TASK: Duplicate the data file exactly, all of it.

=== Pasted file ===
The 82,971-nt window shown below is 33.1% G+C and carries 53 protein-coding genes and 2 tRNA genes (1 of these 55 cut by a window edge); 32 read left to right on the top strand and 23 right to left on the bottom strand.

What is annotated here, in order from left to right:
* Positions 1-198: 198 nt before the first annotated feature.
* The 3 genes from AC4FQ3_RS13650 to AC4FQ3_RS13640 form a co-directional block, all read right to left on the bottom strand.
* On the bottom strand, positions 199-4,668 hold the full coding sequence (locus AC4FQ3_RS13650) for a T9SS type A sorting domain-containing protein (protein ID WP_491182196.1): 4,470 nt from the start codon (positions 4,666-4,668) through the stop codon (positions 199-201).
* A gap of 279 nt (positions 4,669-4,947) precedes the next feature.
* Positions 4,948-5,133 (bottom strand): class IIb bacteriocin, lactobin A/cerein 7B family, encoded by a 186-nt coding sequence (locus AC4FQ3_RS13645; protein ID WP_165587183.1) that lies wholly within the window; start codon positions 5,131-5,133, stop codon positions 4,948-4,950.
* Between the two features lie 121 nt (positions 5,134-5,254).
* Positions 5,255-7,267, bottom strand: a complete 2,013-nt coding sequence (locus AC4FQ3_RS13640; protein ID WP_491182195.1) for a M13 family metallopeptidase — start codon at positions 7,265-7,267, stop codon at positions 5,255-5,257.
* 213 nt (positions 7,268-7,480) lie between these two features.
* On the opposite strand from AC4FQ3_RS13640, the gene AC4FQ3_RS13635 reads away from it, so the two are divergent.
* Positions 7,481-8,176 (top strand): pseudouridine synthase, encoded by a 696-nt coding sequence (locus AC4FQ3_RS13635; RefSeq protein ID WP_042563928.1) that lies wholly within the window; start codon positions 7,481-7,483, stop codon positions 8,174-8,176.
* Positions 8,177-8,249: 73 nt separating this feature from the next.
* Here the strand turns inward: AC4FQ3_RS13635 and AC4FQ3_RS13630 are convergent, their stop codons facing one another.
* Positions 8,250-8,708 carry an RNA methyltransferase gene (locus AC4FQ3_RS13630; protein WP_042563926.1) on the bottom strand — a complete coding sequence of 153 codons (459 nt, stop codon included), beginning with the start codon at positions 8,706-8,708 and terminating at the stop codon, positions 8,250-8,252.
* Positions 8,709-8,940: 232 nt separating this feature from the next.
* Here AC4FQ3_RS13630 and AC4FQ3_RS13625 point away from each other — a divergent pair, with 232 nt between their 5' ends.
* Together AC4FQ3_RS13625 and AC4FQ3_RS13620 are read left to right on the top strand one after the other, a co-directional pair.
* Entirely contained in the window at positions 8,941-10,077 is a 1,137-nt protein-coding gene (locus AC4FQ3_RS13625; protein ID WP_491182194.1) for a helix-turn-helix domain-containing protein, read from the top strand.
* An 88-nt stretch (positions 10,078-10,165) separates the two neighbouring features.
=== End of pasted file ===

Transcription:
The 82,971-nt window shown below is 33.1% G+C and carries 53 protein-coding genes and 2 tRNA genes (1 of these 55 cut by a window edge); 32 read left to right on the top strand and 23 right to left on the bottom strand.

What is annotated here, in order from left to right:
* Positions 1-198: 198 nt before the first annotated feature.
* The 3 genes from AC4FQ3_RS13650 to AC4FQ3_RS13640 form a co-directional block, all read right to left on the bottom strand.
* On the bottom strand, positions 199-4,668 hold the full coding sequence (locus AC4FQ3_RS13650) for a T9SS type A sorting domain-containing protein (protein ID WP_491182196.1): 4,470 nt from the start codon (positions 4,666-4,668) through the stop codon (positions 199-201).
* A gap of 279 nt (positions 4,669-4,947) precedes the next feature.
* Positions 4,948-5,133 (bottom strand): class IIb bacteriocin, lactobin A/cerein 7B family, encoded by a 186-nt coding sequence (locus AC4FQ3_RS13645; protein ID WP_165587183.1) that lies wholly within the window; start codon positions 5,131-5,133, stop codon positions 4,948-4,950.
* Between the two features lie 121 nt (positions 5,134-5,254).
* Positions 5,255-7,267, bottom strand: a complete 2,013-nt coding sequence (locus AC4FQ3_RS13640; protein ID WP_491182195.1) for a M13 family metallopeptidase — start codon at positions 7,265-7,267, stop codon at positions 5,255-5,257.
* 213 nt (positions 7,268-7,480) lie between these two features.
* On the opposite strand from AC4FQ3_RS13640, the gene AC4FQ3_RS13635 reads away from it, so the two are divergent.
* Positions 7,481-8,176 (top strand): pseudouridine synthase, encoded by a 696-nt coding sequence (locus AC4FQ3_RS13635; RefSeq protein ID WP_042563928.1) that lies wholly within the window; start codon positions 7,481-7,483, stop codon positions 8,174-8,176.
* Positions 8,177-8,249: 73 nt separating this feature from the next.
* Here the strand turns inward: AC4FQ3_RS13635 and AC4FQ3_RS13630 are convergent, their stop codons facing one another.
* Positions 8,250-8,708 carry an RNA methyltransferase gene (locus AC4FQ3_RS13630; protein WP_042563926.1) on the bottom strand — a complete coding sequence of 153 codons (459 nt, stop codon included), beginning with the start codon at positions 8,706-8,708 and terminating at the stop codon, positions 8,250-8,252.
* Positions 8,709-8,940: 232 nt separating this feature from the next.
* Here AC4FQ3_RS13630 and AC4FQ3_RS13625 point away from each other — a divergent pair, with 232 nt between their 5' ends.
* Together AC4FQ3_RS13625 and AC4FQ3_RS13620 are read left to right on the top strand one after the other, a co-directional pair.
* Entirely contained in the window at positions 8,941-10,077 is a 1,137-nt protein-coding gene (locus AC4FQ3_RS13625; protein ID WP_491182194.1) for a helix-turn-helix domain-containing protein, read from the top strand.
* An 88-nt stretch (positions 10,078-10,165) separates the two neighbouring features.